Bundled in a long, white coat and battling a hoarse voice, Pope Francis presided over Mass in St. Peter’s Square before tens of thousands of faithful on Palm Sunday, a day after he left a Rome hospital where he was treated for bronchitis.
The sun broke through the clouds during the Mass, one of the longest services on the Church’s calendar, as Francis, red vestments placed over his coat, sat in a chair under a canopy erected in the square.
He took his place there after standing and clutching a braided palm branch in a popemobile that drove at the tail end of a long, solemn procession of cardinals, other prelates and rank-and-file Catholics. Each participant carried palm fronds or olive tree branches.
Francis, 86, received antibiotics administered intravenously during his three-day stay. He last previous appearance in St. Peter’s Square saw him conduct his his regular Wednesday public audience. He was taken to Rome’s Gemelli Polyclinic that same day after feeling ill.
His voice sounded strong as he opened the Mass, but quickly turned strained. Despite the hoarseness, Francis read a 15-minute-long homily, occasionally adding off-the-cuff remarks for emphasis or gesturing with a hand.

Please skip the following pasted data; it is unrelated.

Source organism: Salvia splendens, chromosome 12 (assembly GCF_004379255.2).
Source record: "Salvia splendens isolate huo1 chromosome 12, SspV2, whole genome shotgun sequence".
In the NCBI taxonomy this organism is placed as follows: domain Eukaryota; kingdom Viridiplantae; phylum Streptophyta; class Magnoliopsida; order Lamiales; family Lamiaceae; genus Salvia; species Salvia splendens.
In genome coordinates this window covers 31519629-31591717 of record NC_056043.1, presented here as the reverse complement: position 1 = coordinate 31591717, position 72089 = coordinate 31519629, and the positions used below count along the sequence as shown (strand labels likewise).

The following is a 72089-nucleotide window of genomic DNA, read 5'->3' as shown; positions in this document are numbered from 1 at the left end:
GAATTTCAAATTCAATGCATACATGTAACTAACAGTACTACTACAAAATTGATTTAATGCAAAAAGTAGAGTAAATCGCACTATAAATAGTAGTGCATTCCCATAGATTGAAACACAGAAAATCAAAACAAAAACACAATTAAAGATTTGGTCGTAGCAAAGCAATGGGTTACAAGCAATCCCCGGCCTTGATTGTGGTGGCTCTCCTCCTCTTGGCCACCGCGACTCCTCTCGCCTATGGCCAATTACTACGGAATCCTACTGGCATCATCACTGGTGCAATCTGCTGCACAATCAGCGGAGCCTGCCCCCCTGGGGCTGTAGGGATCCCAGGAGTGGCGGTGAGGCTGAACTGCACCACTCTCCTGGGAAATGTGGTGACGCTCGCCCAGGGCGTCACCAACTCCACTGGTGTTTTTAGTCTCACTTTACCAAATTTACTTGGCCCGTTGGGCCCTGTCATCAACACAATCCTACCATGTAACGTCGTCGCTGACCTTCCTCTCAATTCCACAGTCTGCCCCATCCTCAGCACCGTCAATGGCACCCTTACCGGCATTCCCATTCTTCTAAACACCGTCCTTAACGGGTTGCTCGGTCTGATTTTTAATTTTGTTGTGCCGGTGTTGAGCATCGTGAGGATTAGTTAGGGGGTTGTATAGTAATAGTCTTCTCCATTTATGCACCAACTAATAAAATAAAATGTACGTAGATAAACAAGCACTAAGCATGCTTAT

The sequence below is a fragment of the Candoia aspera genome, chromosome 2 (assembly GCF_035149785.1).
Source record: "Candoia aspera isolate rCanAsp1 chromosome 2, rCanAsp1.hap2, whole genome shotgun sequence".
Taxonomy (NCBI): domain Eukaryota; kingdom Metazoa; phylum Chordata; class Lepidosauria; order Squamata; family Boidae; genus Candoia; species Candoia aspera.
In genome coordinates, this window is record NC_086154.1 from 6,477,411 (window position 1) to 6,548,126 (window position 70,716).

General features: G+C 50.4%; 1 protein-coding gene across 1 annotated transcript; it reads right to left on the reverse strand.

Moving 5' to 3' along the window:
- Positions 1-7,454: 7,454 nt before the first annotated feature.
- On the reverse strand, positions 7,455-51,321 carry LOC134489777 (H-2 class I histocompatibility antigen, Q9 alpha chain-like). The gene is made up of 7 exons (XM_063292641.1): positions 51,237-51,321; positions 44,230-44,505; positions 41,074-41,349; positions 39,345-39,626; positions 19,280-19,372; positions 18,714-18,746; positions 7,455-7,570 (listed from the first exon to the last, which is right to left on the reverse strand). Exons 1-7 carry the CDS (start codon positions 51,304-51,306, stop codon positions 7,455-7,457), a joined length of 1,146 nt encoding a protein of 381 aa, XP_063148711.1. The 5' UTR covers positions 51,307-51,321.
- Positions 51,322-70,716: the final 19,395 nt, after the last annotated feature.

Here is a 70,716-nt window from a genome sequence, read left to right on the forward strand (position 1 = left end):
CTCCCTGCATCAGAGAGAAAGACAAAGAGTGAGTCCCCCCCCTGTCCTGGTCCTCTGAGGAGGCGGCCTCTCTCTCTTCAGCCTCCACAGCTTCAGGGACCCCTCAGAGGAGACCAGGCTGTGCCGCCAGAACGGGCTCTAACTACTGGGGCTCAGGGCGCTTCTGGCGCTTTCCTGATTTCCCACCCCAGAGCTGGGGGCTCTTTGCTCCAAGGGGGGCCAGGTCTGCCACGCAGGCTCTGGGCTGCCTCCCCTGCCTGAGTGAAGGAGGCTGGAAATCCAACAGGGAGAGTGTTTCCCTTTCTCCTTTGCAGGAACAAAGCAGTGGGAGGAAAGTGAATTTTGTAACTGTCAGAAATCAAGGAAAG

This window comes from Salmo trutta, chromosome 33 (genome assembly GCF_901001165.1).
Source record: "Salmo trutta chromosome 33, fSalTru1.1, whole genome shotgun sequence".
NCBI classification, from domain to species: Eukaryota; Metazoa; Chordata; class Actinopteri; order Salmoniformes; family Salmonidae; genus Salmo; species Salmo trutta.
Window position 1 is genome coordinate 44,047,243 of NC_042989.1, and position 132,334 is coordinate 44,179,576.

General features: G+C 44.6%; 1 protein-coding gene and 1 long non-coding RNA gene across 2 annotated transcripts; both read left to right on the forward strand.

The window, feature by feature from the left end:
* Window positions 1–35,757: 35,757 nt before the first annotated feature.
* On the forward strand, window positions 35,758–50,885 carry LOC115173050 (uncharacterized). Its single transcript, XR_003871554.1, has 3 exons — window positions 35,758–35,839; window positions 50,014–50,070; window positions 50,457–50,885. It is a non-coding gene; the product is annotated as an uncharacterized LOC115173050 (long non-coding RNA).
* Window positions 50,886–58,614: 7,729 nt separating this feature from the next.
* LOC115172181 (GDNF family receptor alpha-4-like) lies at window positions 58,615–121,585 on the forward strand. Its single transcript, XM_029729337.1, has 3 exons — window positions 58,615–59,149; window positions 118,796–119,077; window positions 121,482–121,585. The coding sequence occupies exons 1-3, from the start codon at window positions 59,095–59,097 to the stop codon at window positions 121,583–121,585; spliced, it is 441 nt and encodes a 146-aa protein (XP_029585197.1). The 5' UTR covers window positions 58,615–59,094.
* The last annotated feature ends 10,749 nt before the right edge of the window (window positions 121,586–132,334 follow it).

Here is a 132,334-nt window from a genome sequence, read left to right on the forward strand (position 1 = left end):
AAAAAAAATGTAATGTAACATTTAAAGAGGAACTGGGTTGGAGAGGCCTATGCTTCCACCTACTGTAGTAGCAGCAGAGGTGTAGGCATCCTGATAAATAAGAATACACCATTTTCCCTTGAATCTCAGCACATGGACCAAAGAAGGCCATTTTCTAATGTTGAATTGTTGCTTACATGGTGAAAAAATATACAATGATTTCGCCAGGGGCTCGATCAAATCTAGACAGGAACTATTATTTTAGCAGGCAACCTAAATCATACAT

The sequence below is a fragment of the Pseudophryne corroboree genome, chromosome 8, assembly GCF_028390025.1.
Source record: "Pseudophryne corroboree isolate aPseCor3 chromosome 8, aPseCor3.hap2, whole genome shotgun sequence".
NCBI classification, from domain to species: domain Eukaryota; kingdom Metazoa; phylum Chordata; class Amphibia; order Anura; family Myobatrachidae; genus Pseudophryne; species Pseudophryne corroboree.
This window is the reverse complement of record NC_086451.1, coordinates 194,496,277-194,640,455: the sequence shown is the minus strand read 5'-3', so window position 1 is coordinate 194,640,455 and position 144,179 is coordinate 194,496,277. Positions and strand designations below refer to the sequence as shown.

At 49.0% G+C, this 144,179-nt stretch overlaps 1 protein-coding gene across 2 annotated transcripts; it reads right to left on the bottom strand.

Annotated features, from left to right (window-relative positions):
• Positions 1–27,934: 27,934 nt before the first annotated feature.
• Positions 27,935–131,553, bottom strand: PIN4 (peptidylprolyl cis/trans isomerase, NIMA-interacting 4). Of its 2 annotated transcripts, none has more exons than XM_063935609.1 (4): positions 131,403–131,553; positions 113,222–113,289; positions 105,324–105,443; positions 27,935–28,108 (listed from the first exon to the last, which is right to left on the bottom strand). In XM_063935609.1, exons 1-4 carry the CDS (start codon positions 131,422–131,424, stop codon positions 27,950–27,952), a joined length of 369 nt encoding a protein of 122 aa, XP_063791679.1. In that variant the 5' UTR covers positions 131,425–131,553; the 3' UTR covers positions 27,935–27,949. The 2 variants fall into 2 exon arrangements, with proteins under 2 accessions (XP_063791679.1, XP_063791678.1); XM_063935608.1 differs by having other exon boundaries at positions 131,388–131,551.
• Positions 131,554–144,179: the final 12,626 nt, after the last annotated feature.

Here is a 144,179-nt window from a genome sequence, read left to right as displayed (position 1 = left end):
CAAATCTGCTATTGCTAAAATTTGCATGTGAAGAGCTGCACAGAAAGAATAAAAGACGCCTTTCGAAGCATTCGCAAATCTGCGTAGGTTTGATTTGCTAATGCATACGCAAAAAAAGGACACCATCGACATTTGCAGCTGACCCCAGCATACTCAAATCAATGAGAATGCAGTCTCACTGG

The homily focused on moments when people feel “extreme pain, love that fails, or is rejected or betrayed.’’ Francis cited ”children who are rejected or aborted,” as well as broken marriages, “forms of social exclusion, injustice and oppression, (and) the solitude of sickness.”
Deviating from his prepared speech, Francis spoke about a homeless German man who recently died, “alone, abandoned,” under the colonnade circling St. Peter’s Square, where homeless persons often sleep.
“I, too, need Jesus to caress me,’’ Francis said.
Concern over abandonment threaded through his homily. “Entire peoples are exploited and abandoned; the poor live on our streets and we look the other way; migrants are no longer faces but numbers; prisoners are disowned, people written off as problems,” Francis said.
Palm Sunday marks Jesus’ entrance into Jerusalem in the time leading up to his crucifixion, which Christians observe on Good Friday.